5 The NIH Human Microbiome Project (HMP): A comprehensive microbial survey What is a “normal” human microbiome? 300 healthy human subjects Multiple body sites 15 male, 18 female Multiple visits Clinical metadata Slides by Dirk Gevers

6 Gene expression SNP genotypes A functional perspective on the human microbiome 6 Healthy/IBD BMI Diet Taxon abundances Enzyme family abundances Pathway abundances Functional seq. KEGG + MetaCYC CAZy, TCDB, VFDB, MEROPS… 100 subjects 1-3 visits/subject ~7 body sites/visit M reads/sample 100bp reads Metagenomic reads Enzymes and pathways ? HUMAnN HMP Unified Metabolic Analysis Network BLAST

7 HUMAnN: Metabolic reconstruction 7 Pathway coveragePathway abundance ← Samples → ← Pathways→ VaginalSkinNaresGutOral (SupP)Oral (BM)Oral (TD) ← Pathways→ ← Samples → VaginalSkinNaresGutOral (SupP)Oral (BM)Oral (TD)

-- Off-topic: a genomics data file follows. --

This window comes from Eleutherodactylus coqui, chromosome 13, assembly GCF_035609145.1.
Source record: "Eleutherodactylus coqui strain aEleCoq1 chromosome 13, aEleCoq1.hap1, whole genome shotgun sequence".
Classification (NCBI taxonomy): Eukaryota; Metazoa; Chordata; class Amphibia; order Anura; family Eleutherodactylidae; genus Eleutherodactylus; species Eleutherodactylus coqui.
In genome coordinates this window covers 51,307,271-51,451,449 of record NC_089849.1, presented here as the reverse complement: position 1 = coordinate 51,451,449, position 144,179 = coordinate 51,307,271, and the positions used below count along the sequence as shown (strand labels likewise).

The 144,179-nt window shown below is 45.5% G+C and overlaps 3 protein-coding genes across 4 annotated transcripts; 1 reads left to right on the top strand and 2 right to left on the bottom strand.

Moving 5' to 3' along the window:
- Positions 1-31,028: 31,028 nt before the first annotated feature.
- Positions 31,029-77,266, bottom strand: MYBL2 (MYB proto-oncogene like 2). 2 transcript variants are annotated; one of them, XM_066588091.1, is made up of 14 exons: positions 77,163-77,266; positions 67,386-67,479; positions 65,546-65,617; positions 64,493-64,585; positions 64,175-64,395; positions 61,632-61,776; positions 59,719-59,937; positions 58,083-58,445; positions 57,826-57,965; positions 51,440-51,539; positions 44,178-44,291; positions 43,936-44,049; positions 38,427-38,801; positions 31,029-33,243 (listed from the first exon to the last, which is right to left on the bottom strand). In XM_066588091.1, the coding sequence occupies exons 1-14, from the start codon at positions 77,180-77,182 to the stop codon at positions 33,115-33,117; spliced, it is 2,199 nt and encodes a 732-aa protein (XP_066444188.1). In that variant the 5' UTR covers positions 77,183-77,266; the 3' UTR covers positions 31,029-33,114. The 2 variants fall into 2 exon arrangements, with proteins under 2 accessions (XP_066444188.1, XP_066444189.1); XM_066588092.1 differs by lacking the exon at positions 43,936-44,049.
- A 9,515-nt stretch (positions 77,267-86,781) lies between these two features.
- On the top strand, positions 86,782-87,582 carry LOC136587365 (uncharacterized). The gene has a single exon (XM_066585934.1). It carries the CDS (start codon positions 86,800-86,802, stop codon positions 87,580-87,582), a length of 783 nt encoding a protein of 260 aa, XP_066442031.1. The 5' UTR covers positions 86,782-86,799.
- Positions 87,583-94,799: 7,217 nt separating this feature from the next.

8 ← Subjects → ← Pathway abundance → ← Phylotype abundance → A portrait of the healthy human microbiome: Who’s there vs. what they’re doing 8 VaginalSkinNaresGut Oral (SupP)Oral (BM)Oral (TD) ← Phylotype abundance → ← Subjects → ← Pathway abundance →

9 Linking function to community composition 9 ← Taxa and correlated metabolic pathways → ← 52 posterior fornix microbiomes → F-type ATPase, THF Sugar transport Phosphate and peptide transport AA and small molecule biosynthesis Embden-Meyerhof glycolysis, phosphotransferases Eukaryotic pathways Plus ubiquitous pathways: transcription, translation, cell wall, portions of central carbon metabolism… Lactobacillus crispatus Lactobacillus jensenii Lactobacillus gasseri Lactobacillus iners Gardnerella/Atopobium Candida/Bifidobacterium